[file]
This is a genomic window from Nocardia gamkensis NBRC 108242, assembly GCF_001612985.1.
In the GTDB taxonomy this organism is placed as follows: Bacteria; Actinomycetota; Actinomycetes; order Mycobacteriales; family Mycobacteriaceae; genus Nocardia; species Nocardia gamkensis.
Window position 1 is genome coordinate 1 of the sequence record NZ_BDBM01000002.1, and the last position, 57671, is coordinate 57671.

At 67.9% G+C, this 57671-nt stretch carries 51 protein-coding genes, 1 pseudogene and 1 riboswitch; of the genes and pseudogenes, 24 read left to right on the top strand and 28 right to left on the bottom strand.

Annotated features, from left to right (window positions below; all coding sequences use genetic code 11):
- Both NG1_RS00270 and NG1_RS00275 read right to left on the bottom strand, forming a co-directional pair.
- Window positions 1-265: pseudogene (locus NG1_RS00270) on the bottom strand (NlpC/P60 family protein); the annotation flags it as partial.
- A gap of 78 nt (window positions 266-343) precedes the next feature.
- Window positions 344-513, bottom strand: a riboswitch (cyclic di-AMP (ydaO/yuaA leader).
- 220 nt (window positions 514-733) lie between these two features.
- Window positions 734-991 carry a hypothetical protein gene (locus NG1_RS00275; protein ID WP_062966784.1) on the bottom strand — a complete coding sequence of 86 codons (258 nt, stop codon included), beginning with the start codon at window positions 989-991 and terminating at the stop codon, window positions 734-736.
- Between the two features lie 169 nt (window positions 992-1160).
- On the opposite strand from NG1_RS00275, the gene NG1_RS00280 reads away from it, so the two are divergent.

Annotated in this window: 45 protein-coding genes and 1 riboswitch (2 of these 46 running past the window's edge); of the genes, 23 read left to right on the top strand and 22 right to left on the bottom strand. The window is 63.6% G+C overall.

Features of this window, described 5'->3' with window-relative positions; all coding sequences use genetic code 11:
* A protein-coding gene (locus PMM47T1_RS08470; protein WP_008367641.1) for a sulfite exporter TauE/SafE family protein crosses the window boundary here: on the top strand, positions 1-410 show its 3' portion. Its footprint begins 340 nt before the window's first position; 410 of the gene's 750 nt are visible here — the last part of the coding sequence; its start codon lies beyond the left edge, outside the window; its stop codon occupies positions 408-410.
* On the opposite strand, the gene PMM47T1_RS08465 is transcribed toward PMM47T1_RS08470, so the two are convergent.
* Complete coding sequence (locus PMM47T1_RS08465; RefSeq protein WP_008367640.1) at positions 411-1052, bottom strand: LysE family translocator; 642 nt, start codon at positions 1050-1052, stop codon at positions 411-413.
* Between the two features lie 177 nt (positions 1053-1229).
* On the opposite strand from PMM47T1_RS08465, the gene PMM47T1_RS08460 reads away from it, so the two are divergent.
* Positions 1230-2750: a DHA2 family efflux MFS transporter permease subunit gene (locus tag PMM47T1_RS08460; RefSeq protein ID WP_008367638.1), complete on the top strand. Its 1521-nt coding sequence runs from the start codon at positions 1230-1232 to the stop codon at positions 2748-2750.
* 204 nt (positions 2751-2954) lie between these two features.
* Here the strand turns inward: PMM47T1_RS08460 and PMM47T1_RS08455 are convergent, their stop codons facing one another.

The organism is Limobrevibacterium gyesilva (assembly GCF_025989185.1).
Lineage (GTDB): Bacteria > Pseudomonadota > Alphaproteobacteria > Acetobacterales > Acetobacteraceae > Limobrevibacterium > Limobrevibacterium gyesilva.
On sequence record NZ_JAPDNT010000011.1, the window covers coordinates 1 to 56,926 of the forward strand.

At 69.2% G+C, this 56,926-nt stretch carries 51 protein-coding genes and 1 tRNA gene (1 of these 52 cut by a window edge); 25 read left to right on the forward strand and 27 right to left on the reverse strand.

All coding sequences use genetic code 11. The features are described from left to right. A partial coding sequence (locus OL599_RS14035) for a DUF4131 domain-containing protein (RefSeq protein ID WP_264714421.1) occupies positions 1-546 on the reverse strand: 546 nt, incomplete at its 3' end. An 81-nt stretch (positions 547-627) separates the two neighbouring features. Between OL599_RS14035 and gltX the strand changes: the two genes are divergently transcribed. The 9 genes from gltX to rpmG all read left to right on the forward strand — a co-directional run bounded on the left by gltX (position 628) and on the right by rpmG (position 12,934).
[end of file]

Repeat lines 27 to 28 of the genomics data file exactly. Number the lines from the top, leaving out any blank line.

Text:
At 69.2% G+C, this 56,926-nt stretch carries 51 protein-coding genes and 1 tRNA gene (1 of these 52 cut by a window edge); 25 read left to right on the forward strand and 27 right to left on the reverse strand.

All coding sequences use genetic code 11. The features are described from left to right. A partial coding sequence (locus OL599_RS14035) for a DUF4131 domain-containing protein (RefSeq protein ID WP_264714421.1) occupies positions 1-546 on the reverse strand: 546 nt, incomplete at its 3' end. An 81-nt stretch (positions 547-627) separates the two neighbouring features. Between OL599_RS14035 and gltX the strand changes: the two genes are divergently transcribed. The 9 genes from gltX to rpmG all read left to right on the forward strand — a co-directional run bounded on the left by gltX (position 628) and on the right by rpmG (position 12,934).